Geoffrey Hinton, renowned as the “Godfather of AI”, made headlines when he left Google. His departure wasn’t due to disagreements with the tech giant but to share his growing concerns about the very technology he played a key role in advancing.
Until 2022, AI’s story was mostly about its incredible potential. But as 2023 rolled around, there was a growing unease about AI’s potential threats. Hinton’s concerns emerged from witnessing the sheer power and capabilities of large language models, such as OpenAI’s ChatGPT.
When I sat down with Hinton, he explained the factors that changed his perspective. He was amazed at how chatbots have come to understand and process language. They could effortlessly transfer and share knowledge. These digital agents seemed to have surpassed the human brain in their ability to store vast amounts of information.
Hinton speculated that in the next two decades, there’s a 50% likelihood of AI surpassing human intelligence. What’s more intriguing is that a highly advanced AI might choose to keep its intelligence hidden from us, learning from human tendencies to remain silent about certain capabilities.
Some might argue it’s wrong to assign human traits to machines. But Hinton makes an interesting point: if AI is trained using the totality of human digital knowledge, it might start behaving quite similarly to humans.
The debate about whether chatbots can truly understand like humans is ongoing. Hinton counters the argument by suggesting that even humans don’t experience the world in its pure form. In essence, to predict the next word or context, an AI does need to ‘understand’, at least in its unique way.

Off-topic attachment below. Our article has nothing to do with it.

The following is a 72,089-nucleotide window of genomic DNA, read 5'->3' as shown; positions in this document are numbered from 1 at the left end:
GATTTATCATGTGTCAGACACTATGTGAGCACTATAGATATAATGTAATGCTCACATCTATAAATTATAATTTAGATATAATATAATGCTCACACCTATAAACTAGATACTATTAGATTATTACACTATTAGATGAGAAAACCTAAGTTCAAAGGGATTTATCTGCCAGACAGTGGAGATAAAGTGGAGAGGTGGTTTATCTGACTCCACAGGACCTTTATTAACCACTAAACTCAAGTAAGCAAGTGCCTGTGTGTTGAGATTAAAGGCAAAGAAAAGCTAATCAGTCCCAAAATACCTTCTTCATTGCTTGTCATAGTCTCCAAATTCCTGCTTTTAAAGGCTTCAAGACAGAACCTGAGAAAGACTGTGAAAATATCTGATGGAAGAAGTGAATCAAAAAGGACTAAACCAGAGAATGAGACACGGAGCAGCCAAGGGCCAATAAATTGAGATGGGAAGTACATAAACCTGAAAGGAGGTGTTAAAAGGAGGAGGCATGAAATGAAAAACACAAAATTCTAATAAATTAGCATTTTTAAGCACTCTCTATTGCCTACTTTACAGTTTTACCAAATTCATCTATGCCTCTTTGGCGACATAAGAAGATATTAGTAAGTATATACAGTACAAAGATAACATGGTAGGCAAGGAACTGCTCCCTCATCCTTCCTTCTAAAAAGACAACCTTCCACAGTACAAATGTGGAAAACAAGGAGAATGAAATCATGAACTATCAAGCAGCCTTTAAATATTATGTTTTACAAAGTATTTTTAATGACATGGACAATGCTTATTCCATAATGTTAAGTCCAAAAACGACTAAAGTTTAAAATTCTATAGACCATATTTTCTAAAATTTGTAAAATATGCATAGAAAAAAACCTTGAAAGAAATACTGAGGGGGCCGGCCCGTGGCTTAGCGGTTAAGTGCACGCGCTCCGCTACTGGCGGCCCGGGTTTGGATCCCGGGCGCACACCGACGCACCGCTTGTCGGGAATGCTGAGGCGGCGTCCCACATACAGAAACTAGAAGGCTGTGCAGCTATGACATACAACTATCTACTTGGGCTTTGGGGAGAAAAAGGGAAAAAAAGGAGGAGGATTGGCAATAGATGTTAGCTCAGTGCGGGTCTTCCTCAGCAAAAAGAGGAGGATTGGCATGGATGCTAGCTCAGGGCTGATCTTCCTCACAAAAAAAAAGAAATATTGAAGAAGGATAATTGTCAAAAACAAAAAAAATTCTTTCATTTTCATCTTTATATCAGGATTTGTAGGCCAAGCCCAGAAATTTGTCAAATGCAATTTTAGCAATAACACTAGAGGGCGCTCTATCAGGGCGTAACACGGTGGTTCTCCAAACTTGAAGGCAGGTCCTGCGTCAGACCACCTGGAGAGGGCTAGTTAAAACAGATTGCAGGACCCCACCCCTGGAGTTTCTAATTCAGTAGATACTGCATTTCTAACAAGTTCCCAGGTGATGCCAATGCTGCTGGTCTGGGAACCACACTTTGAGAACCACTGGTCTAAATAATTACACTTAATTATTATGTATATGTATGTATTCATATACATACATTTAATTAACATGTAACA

This brings us to the question of AI sentience. Hinton doesn’t claim AI has emotions or consciousness like humans, but he does argue that AI might have its own kind of subjective experience.
Looking at the rapid evolution and potential of AI, it’s clear why Hinton might be worried about the future. However, he suggests a potential safeguard: analog computing, which would prevent AI from consolidating too much power. Analog systems, being unique, can’t merge knowledge as easily as digital ones.
Yet, the challenge lies in convincing big tech companies to adopt this approach, given the fierce competition and high stakes in developing advanced AI.
Hinton’s feelings about the future oscillate between hope and despair. Some days, he believes humans might still control and guide AI towards benevolence. On others, he fears we might just be a temporary phase in the vast landscape of evolving intelligence.
In a playful and unexpected twist, Hinton quips that under the leadership of someone like Bernie Sanders and a more socialist approach, things could be better.
Reflecting on my previous interactions with Hinton in 2015, it’s clear how much has changed. Back then, Hinton’s work on neural networks was gaining traction, promising revolutionary advancements in AI. The future looked bright, and intelligent computer systems seemed like the next big thing. Now, as those advancements unfold, it’s vital to approach them with a mix of enthusiasm and caution.